In any event, it doesn’t matter now. Markets heard what they heard. And what they heard was an acknowledgment that the Fed put, to the extent it still exists, is struck much lower than spot equities. That opened a trapdoor in Asia, but stateside, stocks are still caught up in the “mad Greeks,” and thus aren’t to be trusted.
It’s possible that, in our zeal to guesstimate where the Fed put might be struck in 2022, we’re overlooking the fact that US equities are already down 10% and the Fed hasn’t even started tightening yet. Indeed, they’re still actively easing. A 50bps rise in 10-year reals over four weeks was good for ~11% lower on the S&P (at the lows), with Fed funds still glued to the lower bound and QE flows still in the market.
Extrapolation is always spurious, so I’ll just pose this as a question: What does that say about the odds of the Fed being able to hike five (or six) times in 2022 while simultaneously running down the balance sheet? If that’s the plan, they stick to it and growth decelerates meaningfully, stocks will — how should I put this? — de-rate “like nobody’s ever seen before,” to hijack one former president’s bombastic cadence.
“The inability of stocks to retain a bid wasn’t particularly encouraging for the Fed’s potential to deliver more than the 100bps of hikes priced in for 2022,” BMO’s Ian Lyngen and Ben Jeffery wrote, in their characteristically measured tone. “As weakness in equities extends, concerns regarding overall financial conditions could leave investors apprehensive the Fed might lack the conviction to accelerate hiking if the inflation data dictates.”
Yes, indeed. And if stocks don’t get to Powell, maybe the curve will. “The one clear theme is in UST curves, where traders seem intent on twist-flattening these things until we invert into a (premature) ‘recession’ signal,” McElligott remarked. The 2s10s flattened aggressively on Thursday, for example (figure below).
That “put[s] the low from November 2020 at 57.8bps as a next logical target,” Alyce Andres wrote. “Beyond that, some are targeting the 40-50bps area.”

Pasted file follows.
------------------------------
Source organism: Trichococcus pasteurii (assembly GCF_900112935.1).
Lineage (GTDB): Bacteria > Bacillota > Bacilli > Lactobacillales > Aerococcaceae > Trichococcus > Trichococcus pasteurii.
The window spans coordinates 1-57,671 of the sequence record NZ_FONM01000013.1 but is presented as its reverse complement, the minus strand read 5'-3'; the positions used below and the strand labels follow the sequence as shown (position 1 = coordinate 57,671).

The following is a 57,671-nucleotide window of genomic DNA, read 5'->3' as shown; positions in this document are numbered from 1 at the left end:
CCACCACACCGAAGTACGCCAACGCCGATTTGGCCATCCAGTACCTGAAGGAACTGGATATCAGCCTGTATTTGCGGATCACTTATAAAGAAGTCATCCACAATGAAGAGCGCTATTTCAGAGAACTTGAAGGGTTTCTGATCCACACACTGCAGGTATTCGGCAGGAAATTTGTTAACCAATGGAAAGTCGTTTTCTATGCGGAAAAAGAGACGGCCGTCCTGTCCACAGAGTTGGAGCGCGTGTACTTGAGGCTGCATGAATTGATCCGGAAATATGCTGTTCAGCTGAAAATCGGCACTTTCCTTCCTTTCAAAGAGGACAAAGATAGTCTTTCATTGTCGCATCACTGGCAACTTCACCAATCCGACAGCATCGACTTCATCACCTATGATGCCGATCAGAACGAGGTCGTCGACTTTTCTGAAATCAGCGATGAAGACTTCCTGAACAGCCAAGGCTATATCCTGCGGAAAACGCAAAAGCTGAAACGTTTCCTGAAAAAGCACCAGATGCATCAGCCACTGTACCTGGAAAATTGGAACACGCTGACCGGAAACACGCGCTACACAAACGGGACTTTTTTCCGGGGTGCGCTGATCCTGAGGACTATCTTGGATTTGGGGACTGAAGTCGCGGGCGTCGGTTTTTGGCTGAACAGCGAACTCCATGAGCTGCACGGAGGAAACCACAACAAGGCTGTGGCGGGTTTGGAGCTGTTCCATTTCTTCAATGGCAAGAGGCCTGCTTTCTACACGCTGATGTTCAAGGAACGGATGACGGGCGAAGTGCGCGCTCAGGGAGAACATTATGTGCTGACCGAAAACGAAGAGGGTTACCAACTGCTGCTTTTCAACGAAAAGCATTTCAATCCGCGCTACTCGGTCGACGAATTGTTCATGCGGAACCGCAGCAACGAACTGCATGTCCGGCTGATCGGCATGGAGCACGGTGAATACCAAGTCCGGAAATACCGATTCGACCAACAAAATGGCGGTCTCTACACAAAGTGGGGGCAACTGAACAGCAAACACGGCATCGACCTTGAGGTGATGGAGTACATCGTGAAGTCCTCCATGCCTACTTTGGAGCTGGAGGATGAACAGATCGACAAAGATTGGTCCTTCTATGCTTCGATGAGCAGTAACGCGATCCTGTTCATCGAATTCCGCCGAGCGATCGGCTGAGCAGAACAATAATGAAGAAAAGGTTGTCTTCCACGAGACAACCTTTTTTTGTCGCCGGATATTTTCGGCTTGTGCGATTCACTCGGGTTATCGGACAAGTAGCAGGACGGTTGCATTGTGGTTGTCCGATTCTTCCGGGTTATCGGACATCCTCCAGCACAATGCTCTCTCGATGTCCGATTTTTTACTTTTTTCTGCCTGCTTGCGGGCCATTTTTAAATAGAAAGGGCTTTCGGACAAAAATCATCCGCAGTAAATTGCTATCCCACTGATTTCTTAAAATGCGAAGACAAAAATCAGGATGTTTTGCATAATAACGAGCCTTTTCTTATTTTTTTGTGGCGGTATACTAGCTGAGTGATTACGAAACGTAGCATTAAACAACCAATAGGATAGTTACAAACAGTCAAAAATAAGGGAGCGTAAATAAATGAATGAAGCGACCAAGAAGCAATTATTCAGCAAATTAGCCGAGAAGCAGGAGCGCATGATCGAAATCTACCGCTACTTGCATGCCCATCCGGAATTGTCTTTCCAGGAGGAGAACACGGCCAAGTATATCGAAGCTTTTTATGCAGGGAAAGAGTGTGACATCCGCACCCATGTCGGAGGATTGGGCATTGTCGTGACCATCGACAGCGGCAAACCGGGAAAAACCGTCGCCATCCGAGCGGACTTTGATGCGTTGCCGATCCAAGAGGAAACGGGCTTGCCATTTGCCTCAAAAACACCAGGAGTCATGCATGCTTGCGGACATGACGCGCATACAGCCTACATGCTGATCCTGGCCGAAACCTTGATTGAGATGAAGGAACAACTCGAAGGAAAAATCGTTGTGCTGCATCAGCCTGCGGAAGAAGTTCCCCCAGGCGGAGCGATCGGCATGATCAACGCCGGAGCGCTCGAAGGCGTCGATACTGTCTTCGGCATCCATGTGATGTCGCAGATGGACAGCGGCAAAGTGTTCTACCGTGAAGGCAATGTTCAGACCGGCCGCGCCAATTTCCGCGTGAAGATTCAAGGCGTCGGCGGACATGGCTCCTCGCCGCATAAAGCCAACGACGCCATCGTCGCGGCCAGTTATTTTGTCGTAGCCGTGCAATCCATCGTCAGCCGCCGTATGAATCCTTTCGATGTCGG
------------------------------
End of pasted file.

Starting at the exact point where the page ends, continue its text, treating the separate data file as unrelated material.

It also seems possible the Fed isn’t satisfied that reals have risen enough. They’re still deeply negative out to the 10-year. If the Committee’s hawkish bent exacerbates burgeoning growth concerns, putting further pressure on breakevens, they may not have to wait long for reals to make a run at positive territory.
I’d be concerned about Friday were it not for the distinct possibility that a lackluster read on personal consumption for December serves as an “offset” of sorts to what’s almost guaranteed to be another hot ECI print. PCE prices will come in scorching too, so it’ll be incumbent on University of Michigan sentiment to douse the flames with more dour commentary about the extent to which the consumer is discouraged by higher prices. Of course, if the Fed isn’t going to be deterred anyway, then the combination soaring labor costs, above-target inflation and a discouraged consumer could be the worst possible combination. It may not even matter depending on what Apple reports.
McElligott on Thursday wrote that Powell “effectively ‘co-signed’ recent financial conditions tightening.” “I’d say that any substantial rallies from these levels in equities gives the Fed further ‘hawkish clearance’ to bomb-out high strike calls,” he added.
Let’s see how brave Powell is if (or when) the curve inverts on him.